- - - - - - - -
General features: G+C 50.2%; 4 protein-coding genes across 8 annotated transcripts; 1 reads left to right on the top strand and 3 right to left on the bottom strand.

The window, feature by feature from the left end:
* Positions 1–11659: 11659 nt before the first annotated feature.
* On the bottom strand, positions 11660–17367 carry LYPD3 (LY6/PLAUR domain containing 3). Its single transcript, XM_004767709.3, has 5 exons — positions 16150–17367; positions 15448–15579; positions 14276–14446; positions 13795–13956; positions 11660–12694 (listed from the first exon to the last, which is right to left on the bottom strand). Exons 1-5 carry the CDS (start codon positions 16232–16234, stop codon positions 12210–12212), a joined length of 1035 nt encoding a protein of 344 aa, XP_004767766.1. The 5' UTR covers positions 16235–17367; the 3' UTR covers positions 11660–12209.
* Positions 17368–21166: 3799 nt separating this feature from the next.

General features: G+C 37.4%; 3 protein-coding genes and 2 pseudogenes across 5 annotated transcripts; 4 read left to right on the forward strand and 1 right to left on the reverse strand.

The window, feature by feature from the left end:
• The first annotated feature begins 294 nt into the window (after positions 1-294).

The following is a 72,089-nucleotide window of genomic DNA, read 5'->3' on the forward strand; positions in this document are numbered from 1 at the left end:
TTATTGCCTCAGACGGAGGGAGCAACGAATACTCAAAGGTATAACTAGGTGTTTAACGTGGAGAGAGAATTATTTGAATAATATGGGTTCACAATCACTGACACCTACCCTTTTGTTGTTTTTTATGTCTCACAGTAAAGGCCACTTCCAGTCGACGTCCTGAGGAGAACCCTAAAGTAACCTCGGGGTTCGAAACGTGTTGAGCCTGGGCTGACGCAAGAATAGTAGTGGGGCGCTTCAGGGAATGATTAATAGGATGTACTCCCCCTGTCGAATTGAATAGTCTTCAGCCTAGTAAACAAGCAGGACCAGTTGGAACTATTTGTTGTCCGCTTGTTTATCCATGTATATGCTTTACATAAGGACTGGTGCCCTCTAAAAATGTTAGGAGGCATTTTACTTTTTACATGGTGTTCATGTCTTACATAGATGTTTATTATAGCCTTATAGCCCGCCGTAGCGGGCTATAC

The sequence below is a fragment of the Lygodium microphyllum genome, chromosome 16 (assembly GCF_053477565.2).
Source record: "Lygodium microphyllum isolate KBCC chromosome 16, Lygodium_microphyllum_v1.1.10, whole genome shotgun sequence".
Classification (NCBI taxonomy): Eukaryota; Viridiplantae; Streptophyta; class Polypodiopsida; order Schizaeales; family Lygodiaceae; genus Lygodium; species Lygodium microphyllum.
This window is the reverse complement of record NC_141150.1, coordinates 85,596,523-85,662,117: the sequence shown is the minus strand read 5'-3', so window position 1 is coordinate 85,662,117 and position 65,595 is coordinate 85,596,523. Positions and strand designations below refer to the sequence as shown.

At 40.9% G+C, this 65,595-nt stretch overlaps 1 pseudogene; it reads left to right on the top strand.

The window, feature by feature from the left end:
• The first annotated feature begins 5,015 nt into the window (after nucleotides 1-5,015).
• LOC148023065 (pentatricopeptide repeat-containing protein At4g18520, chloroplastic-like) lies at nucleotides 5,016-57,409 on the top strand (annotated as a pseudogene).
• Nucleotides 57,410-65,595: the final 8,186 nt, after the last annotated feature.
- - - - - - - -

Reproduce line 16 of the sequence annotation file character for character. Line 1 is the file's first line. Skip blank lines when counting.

The window, feature by feature from the left end: